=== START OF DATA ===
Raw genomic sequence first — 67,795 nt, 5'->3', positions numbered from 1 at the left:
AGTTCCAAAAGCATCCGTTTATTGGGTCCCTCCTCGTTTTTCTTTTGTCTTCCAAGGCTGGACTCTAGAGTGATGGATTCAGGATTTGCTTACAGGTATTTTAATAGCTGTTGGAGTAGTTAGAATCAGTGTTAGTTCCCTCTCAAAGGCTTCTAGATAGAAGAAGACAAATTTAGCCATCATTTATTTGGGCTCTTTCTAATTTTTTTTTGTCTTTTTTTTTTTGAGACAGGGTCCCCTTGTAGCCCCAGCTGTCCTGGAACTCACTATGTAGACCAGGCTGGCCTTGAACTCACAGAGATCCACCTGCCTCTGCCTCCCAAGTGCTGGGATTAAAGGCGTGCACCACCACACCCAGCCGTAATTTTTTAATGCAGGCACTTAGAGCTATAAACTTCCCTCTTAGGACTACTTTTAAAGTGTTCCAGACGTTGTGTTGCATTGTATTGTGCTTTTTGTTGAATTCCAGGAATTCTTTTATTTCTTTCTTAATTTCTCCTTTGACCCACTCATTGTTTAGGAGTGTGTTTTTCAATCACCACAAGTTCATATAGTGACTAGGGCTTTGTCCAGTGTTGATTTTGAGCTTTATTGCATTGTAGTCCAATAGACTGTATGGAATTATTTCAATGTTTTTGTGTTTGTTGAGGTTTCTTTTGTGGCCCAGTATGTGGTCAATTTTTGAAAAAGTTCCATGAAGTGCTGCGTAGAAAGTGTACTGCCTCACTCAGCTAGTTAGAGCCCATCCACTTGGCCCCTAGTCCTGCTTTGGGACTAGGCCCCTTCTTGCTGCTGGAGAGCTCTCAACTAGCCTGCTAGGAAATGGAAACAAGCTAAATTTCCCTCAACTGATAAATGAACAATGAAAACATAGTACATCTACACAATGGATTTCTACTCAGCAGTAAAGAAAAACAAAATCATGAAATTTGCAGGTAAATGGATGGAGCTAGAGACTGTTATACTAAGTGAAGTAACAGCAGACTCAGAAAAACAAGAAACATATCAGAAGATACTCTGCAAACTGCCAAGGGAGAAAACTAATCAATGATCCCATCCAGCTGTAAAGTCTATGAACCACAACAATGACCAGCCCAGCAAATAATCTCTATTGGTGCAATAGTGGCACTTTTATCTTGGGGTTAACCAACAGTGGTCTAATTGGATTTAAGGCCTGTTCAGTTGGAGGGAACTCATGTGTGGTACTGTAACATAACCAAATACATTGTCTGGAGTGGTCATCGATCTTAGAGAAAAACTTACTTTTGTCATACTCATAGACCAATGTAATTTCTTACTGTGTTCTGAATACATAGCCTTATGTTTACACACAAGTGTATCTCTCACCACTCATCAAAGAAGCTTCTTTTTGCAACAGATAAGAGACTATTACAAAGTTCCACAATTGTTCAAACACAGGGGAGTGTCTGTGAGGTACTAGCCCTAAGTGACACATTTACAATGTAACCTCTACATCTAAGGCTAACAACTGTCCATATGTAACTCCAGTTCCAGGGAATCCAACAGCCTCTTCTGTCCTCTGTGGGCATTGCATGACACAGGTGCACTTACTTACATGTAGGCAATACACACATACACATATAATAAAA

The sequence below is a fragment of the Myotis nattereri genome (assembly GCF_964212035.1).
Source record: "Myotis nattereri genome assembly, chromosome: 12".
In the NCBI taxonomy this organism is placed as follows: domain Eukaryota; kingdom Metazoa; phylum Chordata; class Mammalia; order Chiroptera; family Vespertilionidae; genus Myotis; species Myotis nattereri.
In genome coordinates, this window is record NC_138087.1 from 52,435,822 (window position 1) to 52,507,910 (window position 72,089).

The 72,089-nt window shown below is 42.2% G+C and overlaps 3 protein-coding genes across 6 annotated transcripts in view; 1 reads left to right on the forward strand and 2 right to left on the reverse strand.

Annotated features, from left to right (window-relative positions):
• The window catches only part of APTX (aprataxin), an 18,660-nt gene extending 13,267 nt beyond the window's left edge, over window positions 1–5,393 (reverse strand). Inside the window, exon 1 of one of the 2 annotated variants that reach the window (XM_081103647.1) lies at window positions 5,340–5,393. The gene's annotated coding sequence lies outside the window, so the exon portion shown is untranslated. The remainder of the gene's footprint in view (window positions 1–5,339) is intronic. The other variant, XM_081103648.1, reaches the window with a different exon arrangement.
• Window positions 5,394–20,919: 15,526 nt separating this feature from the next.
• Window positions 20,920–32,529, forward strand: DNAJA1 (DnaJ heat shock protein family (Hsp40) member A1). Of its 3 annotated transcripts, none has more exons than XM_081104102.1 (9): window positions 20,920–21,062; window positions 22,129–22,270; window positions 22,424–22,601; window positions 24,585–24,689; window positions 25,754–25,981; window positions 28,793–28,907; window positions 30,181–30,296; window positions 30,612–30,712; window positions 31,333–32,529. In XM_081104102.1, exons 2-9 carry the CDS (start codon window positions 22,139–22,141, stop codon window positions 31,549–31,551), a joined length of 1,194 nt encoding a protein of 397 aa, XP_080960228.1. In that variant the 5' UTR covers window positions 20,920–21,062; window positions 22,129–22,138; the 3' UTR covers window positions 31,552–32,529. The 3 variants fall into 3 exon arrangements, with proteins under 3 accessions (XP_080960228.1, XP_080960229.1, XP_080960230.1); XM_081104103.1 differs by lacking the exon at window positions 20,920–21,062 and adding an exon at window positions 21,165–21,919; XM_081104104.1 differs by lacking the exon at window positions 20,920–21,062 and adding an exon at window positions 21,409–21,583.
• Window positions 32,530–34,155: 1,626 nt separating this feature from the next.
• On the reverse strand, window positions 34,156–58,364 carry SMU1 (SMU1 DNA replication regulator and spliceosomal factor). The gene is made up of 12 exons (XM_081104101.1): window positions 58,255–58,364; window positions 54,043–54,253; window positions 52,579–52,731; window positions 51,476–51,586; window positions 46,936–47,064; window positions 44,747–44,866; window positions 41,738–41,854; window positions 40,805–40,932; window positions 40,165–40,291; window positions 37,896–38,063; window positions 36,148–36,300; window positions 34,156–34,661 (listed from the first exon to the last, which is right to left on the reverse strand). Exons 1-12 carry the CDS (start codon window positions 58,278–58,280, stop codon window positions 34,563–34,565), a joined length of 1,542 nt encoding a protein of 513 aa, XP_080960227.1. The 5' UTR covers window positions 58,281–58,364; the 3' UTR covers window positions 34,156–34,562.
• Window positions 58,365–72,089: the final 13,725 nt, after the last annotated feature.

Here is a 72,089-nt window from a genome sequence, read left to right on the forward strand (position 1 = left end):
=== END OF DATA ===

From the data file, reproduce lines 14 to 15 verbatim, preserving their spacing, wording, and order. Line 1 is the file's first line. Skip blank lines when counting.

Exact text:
• Window positions 58,365–72,089: the final 13,725 nt, after the last annotated feature.

Here is a 72,089-nt window from a genome sequence, read left to right on the forward strand (position 1 = left end):